The latest attempt by the US government to ensure some kind of security standards for its critical infrastructure has failed, with Senate Republicans having blocked legislation over concerns at over-regulation of business and the weighing-down of the bill with useless ammendments.
"Despite the President’s repeated calls for Congress to act on this legislation, and despite pleas from numerous senior national security officials from this Administration and the Bush Administration, the politics of obstructionism, driven by special interest groups seeking to avoid accountability, prevented Congress from passing legislation to better protect our nation from potentially catastrophic cyber-attacks," said the White House in a statement.
The US Cybersecurity Act 2012 originally called for mandatory security standards to be enforced for companies forming the US national critical infrastructure – a rather nebulous term used to cover power, communications, water and the other stuff that makes life relatively safe and bearable. The government only has oversight of around 20 per cent of this, with private companies running the rest.
After the Republicans enforced a filibuster, the bill failed to meet the 60 votes required at a 52-48 split, with five Republicans and five Democrats crossing the floor. The US Chamber of Commerce, a lobbying group which was in the vanguard of opposition to the bill, applauded the vote.
"While we thank the co-sponsors for their efforts on the issue of cybersecurity, the legislation voted down today would have given the federal government too much control over what actions the business community could take to protect its computers and networks," Ann Beauchesne, its VP of National Security told El Reg in an emailed statement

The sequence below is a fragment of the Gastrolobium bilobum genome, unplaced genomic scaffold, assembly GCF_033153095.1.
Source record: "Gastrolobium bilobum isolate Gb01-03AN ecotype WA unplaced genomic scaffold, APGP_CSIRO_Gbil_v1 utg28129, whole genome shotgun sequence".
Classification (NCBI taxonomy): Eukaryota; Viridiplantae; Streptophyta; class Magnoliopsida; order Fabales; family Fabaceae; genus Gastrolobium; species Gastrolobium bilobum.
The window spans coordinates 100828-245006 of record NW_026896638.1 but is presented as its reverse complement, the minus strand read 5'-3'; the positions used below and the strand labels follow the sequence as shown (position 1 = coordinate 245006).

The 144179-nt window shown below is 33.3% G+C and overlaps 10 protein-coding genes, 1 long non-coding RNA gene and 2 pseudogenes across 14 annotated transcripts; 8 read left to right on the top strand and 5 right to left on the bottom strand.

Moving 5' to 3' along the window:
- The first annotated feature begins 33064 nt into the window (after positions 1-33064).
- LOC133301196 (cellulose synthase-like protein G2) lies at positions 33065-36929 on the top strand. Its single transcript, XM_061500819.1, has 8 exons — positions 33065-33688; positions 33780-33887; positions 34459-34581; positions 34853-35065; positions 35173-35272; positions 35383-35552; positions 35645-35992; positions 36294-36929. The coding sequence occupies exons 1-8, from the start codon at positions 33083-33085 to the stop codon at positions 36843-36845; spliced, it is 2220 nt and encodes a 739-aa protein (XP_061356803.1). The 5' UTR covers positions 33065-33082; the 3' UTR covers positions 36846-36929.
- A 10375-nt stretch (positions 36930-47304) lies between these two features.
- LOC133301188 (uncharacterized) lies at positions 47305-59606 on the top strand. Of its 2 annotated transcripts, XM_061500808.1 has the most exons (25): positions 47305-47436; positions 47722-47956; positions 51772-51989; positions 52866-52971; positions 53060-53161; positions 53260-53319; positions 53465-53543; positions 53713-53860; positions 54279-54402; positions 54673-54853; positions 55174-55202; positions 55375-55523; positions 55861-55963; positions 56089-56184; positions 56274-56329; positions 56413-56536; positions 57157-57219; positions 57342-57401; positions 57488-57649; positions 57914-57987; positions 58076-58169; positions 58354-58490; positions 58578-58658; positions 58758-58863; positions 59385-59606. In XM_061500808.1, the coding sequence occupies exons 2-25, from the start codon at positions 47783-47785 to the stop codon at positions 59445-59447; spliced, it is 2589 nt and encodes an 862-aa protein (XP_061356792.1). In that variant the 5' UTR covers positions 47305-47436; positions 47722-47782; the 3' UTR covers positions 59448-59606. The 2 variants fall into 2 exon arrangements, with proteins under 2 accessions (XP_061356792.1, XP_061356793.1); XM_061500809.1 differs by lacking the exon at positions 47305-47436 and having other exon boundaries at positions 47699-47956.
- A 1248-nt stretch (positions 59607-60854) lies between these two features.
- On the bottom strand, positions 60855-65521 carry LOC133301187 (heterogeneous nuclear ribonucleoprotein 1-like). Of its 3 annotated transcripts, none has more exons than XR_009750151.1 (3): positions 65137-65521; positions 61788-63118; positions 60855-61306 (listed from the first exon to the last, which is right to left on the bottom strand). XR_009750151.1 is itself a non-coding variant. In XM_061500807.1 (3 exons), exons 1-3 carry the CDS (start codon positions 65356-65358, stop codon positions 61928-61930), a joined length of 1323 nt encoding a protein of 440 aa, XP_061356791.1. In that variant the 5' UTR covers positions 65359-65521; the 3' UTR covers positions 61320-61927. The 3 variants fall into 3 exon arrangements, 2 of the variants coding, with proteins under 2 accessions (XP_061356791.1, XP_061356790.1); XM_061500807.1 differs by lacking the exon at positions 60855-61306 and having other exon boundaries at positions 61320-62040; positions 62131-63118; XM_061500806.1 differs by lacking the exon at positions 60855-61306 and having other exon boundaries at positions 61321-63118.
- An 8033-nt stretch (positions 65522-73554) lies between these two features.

Owing to the peculiar nature of the US legislative system, various irrelevant amendments were tacked onto the plan, including two to limit abortion, a motion to limit the sale of high capacity gun magazines, and an amendment by Senate Minority Leader Mitch McConnell (R-Kentucky) to repeal the Affordable Care Act.
The bill was watered down to down to make security standards voluntary but that wasn't enough to appease critics. The legislation also worried civil liberties groups with its lack of privacy protections, although these were in part addressed.
"Regardless of today's vote, the issue of cybersecurity is far from dead,” said Michelle Richardson, ACLU legislative counsel, in a statement. "When Congress inevitably picks up this issue again, the privacy amendments in this bill should remain the vanguard for any future bills. We'll continue to work with Congress to make sure that the government’s cybersecurity efforts include privacy protections. Cybersecurity and our online privacy should not be a zero sum game."
The failure of the bill will leave many in the security industry seriously concerned. At last month's Black Hat and DEFCON meetings, current and former government representatives warned that the situation for the US in cybersecurity terms was dire. General Keith Alexander, director of the NSA and head of US Cyber Command, called for the hacking community to help keep America safe.
Based on what attendees were telling El Reg, the security community is perfectly happy to share information with the government, so long as it's a two-way street. The most common complaint is that government wanted all their hacks, but offered nothing in return when it came to locking down anyone else's systems.
The Cybersecurity Act would have formalized some kind of information sharing, and the House of Representatives' passing CISPA also seeks to set up a framework for collating data. But the security industry traditionally hasn't needed legislation in the past to share information on a common threat.
Ever since the early days of the antivirus industry, the top researchers have shared information with commercial rivals on new threats. The first person to bag malware gets naming rights, but data is shared because security was more important that making a buck. This El Reg hack wonders if a similar system might work better than a government mandated one for cybersecurity. ®